Jamie's Notes

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Favourite books from 2019

I read 37 books this year – average for me, and only possible because I have no hobbies or social life.

My top five books of the year were:

The Great Alone, by Kristin Hannah
This book resonated with me because I harbour dreams of chucking everything in the bin, moving to a remote community and growing my own veg. Since I have no practical stills whatsoever I live the life vicariously through the writing of others. In this book, a family makes the move to remote Alaska and get much more than they planned for.

Kane and Abel, by Jeffrey Archer
It’s a tale of life, love, money and revenge; skillfully woven through generations of history. None of the characters are particularly likeable, but it was a solid book and an enjoyable read.

The Golden Compass, by Philip Pullman
I started reading this after watching a couple of episodes of the TV series. The book, as seems always the case, is much better than the dramatisation. It’s epic in scale, intelligent and tightly plotted. My least favourite of the trilogy, but it gets prize place because it led me on to the rest.

Tampa, by Alissa Nutting
No idea how I found this one. Celeste Price is young high school teacher with sexual proclivities for her students. It’s obscene, explicit and dark; but funny in a weird way. The protagonist is intensely scary and unpredictable. Very different from anything else that I read this year and I’m glad I read it. Can’t imagine that it was an easy sell to publishers though.

The Art of Noticing, by Rob Walker
What did we do when stood in a queue before we had mobile phones? Buggered if I can remember, but it was a long time ago. Rob Walker is on a mission to help us remember, with a book full of tips and activities designed to help us reconnect with the world around us. It includes activities like urban exploration, photo walks, taking the long way, and ‘Let a Stranger Lead you’ – where you follow a stranger around for a bit. I enjoyed that one, apart from the restraining order bit.

The full list of books from 2019 is here.

2019 in Numbers

Yeah, I could write some nice words about how my year has been, but instead I’m going to give you the cold, hard data:

  • 1,644,669 steps walked
  • 16,544 miles driven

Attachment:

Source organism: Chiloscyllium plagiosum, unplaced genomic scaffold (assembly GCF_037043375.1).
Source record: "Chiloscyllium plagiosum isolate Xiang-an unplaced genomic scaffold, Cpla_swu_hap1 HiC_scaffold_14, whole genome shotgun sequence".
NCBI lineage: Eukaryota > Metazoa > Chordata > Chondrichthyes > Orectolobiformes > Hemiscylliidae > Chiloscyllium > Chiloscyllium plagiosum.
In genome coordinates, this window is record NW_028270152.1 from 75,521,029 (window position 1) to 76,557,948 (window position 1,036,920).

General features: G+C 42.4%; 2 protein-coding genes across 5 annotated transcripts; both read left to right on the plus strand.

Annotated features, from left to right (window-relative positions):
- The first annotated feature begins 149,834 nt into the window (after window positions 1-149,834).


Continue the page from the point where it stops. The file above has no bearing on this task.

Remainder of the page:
• 2,394 flights of steps climbed
  • 822 miles walked
  • 280 RSS feeds tracked (RSS is definitely not dead)
  • 136 bus journeys
  • 420 photos
  • 65 Geocaches found
  • 50 journal entries
  • 10 counties visited
  • 37 books read
  • 35 takeaway meals
  • 33 blog posts written
  • 7.3 pounds gained (correlated with number 12?)
  • 4 taxi journeys
  • 3 London Underground journeys
  • 0 countries visited

A Year of Reading: 2017

I don’t know how it happened but the stats don’t lie; I read more books last year than in any year since I started counting.

Books: Audiobooks: Pages:
48 3 24174

It’s tough to choose favorites in a year full of so many good books, but here’s a couple that stood out:

Favourite Fiction Book

Pillars of the Earth, by Ken Follett

I like churches and I like history; so a book about a man who sets about to build the worlds greatest gothic cathedral in 12th century England is right up my street.

This is a huge book of over a thousand pages. The author has done his research too. He skilfully weaves fact and fiction so tightly that it’s difficult to separate them.

I knew the village an its inhabitants so well by the time the book came to a close that I felt a brief pang of grief. A brilliant book and one I will definitely return to.

Favourite Non-Fiction Book

Getting things Done, by David Allen

There’s been so much written about this book already that nothing can be gained by saying any more.

I’ve not managed to become an effective practitioner of GTD but I’m working at it, and the results so far have shown that it’s a goal worth pursuing.

Previous Years:

Year Books Audiobooks Pages Total
2016 36 8 20584 45
2015 34 14494 34
2014 42 18537 42
2013 31 12576 31
2012 29 10974 29